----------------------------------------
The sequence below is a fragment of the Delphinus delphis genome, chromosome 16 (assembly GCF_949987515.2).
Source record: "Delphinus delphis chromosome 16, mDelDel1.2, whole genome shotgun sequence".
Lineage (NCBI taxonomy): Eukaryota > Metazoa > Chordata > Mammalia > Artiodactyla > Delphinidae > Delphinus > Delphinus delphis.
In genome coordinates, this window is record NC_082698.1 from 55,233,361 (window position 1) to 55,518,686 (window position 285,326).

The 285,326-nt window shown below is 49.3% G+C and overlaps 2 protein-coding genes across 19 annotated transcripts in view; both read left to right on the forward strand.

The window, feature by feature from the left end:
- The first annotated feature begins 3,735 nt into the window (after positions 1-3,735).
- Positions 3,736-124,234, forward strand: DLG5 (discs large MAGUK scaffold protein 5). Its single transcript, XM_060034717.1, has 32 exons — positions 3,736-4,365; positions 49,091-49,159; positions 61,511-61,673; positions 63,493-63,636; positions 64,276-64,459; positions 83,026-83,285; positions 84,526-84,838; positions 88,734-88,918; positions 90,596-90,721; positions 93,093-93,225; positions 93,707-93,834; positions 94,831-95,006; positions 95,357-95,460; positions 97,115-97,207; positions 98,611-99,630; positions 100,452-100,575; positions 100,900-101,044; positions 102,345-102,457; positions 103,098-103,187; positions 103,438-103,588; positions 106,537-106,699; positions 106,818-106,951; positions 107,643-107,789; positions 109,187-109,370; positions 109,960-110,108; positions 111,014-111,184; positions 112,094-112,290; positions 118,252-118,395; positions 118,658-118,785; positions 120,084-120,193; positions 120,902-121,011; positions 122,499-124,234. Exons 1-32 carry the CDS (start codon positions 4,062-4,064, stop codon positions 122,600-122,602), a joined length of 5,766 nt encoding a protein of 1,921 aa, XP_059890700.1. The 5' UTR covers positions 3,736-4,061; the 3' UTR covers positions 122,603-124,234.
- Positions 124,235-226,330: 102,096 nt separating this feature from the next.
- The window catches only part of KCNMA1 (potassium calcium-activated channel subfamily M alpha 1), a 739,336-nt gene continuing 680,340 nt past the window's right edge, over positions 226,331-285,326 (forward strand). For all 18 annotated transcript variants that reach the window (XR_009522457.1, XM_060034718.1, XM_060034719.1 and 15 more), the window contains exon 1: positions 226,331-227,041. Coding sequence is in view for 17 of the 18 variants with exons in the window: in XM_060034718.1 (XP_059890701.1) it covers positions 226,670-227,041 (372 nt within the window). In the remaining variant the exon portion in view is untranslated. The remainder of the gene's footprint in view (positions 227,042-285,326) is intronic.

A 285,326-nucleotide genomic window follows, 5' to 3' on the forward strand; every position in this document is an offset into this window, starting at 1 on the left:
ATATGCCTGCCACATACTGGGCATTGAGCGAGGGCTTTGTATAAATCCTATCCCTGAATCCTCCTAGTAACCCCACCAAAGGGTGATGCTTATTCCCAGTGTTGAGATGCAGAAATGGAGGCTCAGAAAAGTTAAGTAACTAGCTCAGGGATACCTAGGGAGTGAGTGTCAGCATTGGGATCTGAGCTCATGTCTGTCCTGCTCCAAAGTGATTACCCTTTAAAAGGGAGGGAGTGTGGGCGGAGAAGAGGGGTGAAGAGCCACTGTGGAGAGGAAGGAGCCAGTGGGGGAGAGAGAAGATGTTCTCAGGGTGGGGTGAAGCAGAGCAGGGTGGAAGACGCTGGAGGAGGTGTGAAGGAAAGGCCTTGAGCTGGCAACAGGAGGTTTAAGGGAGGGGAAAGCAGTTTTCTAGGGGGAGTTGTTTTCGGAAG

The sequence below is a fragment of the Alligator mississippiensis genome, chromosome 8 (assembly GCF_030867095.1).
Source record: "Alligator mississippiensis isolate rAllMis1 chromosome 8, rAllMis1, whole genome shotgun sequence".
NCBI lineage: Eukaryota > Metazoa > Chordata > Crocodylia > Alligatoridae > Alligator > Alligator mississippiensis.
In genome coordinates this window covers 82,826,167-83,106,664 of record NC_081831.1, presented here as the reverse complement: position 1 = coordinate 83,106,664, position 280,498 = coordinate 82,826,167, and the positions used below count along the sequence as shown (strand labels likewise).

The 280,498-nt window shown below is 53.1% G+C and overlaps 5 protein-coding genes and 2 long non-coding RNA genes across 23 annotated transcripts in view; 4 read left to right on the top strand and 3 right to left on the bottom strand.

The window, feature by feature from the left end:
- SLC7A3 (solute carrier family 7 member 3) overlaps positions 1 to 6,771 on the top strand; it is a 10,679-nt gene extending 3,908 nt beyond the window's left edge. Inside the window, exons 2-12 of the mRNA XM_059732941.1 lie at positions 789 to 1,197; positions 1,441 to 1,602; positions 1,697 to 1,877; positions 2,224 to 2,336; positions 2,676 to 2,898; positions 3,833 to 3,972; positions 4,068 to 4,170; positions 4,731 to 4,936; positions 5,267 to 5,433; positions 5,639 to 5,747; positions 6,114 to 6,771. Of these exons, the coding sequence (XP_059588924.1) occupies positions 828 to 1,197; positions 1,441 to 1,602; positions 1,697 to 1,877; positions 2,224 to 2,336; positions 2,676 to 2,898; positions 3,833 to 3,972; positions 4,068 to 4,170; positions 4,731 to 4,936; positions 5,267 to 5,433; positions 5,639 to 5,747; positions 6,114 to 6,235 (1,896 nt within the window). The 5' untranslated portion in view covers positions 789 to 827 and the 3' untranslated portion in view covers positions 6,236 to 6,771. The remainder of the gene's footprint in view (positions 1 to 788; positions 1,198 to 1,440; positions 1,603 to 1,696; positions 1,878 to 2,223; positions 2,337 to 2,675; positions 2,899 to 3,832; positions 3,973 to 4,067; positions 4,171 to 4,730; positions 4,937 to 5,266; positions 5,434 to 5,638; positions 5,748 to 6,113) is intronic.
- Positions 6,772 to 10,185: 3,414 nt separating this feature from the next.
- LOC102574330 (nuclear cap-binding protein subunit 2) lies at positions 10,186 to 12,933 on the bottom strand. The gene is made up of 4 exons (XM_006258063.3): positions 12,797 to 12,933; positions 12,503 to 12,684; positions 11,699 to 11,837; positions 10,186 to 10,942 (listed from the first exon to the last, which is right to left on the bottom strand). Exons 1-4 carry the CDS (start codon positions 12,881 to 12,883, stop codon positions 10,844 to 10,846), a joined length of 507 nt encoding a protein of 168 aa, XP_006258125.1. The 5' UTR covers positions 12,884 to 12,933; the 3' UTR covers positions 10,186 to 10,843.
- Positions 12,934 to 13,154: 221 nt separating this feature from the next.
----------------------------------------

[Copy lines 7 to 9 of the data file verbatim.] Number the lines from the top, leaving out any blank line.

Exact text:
- The first annotated feature begins 3,735 nt into the window (after positions 1-3,735).
- Positions 3,736-124,234, forward strand: DLG5 (discs large MAGUK scaffold protein 5). Its single transcript, XM_060034717.1, has 32 exons — positions 3,736-4,365; positions 49,091-49,159; positions 61,511-61,673; positions 63,493-63,636; positions 64,276-64,459; positions 83,026-83,285; positions 84,526-84,838; positions 88,734-88,918; positions 90,596-90,721; positions 93,093-93,225; positions 93,707-93,834; positions 94,831-95,006; positions 95,357-95,460; positions 97,115-97,207; positions 98,611-99,630; positions 100,452-100,575; positions 100,900-101,044; positions 102,345-102,457; positions 103,098-103,187; positions 103,438-103,588; positions 106,537-106,699; positions 106,818-106,951; positions 107,643-107,789; positions 109,187-109,370; positions 109,960-110,108; positions 111,014-111,184; positions 112,094-112,290; positions 118,252-118,395; positions 118,658-118,785; positions 120,084-120,193; positions 120,902-121,011; positions 122,499-124,234. Exons 1-32 carry the CDS (start codon positions 4,062-4,064, stop codon positions 122,600-122,602), a joined length of 5,766 nt encoding a protein of 1,921 aa, XP_059890700.1. The 5' UTR covers positions 3,736-4,061; the 3' UTR covers positions 122,603-124,234.
- Positions 124,235-226,330: 102,096 nt separating this feature from the next.